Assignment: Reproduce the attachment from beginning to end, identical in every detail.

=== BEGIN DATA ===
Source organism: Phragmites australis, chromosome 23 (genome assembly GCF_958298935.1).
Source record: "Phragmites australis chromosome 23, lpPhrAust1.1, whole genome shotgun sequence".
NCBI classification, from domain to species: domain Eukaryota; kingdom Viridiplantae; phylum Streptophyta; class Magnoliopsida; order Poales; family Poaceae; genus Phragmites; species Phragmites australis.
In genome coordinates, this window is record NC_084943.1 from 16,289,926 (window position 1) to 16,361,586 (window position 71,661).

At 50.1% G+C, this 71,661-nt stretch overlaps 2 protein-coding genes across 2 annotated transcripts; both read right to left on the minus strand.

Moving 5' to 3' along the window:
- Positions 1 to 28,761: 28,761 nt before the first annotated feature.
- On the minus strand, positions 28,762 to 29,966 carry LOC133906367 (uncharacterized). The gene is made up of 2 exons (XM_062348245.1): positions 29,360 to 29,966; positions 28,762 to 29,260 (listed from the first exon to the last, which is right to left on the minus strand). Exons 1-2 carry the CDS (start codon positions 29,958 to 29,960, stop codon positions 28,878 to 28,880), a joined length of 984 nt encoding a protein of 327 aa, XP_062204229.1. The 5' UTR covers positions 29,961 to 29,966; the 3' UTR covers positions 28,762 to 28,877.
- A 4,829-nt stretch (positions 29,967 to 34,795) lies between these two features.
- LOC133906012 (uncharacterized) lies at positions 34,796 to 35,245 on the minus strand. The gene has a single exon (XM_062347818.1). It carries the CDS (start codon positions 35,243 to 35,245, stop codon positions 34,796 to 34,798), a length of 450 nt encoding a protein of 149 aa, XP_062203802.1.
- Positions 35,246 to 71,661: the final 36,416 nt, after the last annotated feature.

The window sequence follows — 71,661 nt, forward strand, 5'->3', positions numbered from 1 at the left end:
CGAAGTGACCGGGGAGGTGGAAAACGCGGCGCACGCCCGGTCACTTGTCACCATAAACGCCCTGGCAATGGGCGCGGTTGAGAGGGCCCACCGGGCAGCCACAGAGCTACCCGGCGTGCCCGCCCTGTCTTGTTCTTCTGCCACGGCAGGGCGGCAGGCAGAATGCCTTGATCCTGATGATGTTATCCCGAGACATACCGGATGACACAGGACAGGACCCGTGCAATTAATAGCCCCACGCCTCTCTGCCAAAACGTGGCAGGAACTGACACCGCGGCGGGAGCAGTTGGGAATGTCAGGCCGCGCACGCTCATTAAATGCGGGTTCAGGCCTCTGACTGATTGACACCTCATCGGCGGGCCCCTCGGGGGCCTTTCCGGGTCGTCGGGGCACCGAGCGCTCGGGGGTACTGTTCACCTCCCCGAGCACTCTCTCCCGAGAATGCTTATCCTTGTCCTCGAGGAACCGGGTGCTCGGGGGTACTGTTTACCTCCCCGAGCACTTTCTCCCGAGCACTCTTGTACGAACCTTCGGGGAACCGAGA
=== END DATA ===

Source organism: Phragmites australis, chromosome 23 (genome assembly GCF_958298935.1).
Source record: "Phragmites australis chromosome 23, lpPhrAust1.1, whole genome shotgun sequence".
NCBI classification, from domain to species: domain Eukaryota; kingdom Viridiplantae; phylum Streptophyta; class Magnoliopsida; order Poales; family Poaceae; genus Phragmites; species Phragmites australis.
In genome coordinates, this window is record NC_084943.1 from 16,289,926 (window position 1) to 16,361,586 (window position 71,661).

At 50.1% G+C, this 71,661-nt stretch overlaps 2 protein-coding genes across 2 annotated transcripts; both read right to left on the minus strand.

Moving 5' to 3' along the window:
- Positions 1 to 28,761: 28,761 nt before the first annotated feature.
- On the minus strand, positions 28,762 to 29,966 carry LOC133906367 (uncharacterized). The gene is made up of 2 exons (XM_062348245.1): positions 29,360 to 29,966; positions 28,762 to 29,260 (listed from the first exon to the last, which is right to left on the minus strand). Exons 1-2 carry the CDS (start codon positions 29,958 to 29,960, stop codon positions 28,878 to 28,880), a joined length of 984 nt encoding a protein of 327 aa, XP_062204229.1. The 5' UTR covers positions 29,961 to 29,966; the 3' UTR covers positions 28,762 to 28,877.
- A 4,829-nt stretch (positions 29,967 to 34,795) lies between these two features.
- LOC133906012 (uncharacterized) lies at positions 34,796 to 35,245 on the minus strand. The gene has a single exon (XM_062347818.1). It carries the CDS (start codon positions 35,243 to 35,245, stop codon positions 34,796 to 34,798), a length of 450 nt encoding a protein of 149 aa, XP_062203802.1.
- Positions 35,246 to 71,661: the final 36,416 nt, after the last annotated feature.

The window sequence follows — 71,661 nt, forward strand, 5'->3', positions numbered from 1 at the left end:
CGAAGTGACCGGGGAGGTGGAAAACGCGGCGCACGCCCGGTCACTTGTCACCATAAACGCCCTGGCAATGGGCGCGGTTGAGAGGGCCCACCGGGCAGCCACAGAGCTACCCGGCGTGCCCGCCCTGTCTTGTTCTTCTGCCACGGCAGGGCGGCAGGCAGAATGCCTTGATCCTGATGATGTTATCCCGAGACATACCGGATGACACAGGACAGGACCCGTGCAATTAATAGCCCCACGCCTCTCTGCCAAAACGTGGCAGGAACTGACACCGCGGCGGGAGCAGTTGGGAATGTCAGGCCGCGCACGCTCATTAAATGCGGGTTCAGGCCTCTGACTGATTGACACCTCATCGGCGGGCCCCTCGGGGGCCTTTCCGGGTCGTCGGGGCACCGAGCGCTCGGGGGTACTGTTCACCTCCCCGAGCACTCTCTCCCGAGAATGCTTATCCTTGTCCTCGAGGAACCGGGTGCTCGGGGGTACTGTTTACCTCCCCGAGCACTTTCTCCCGAGCACTCTTGTACGAACCTTCGGGGAACCGAGA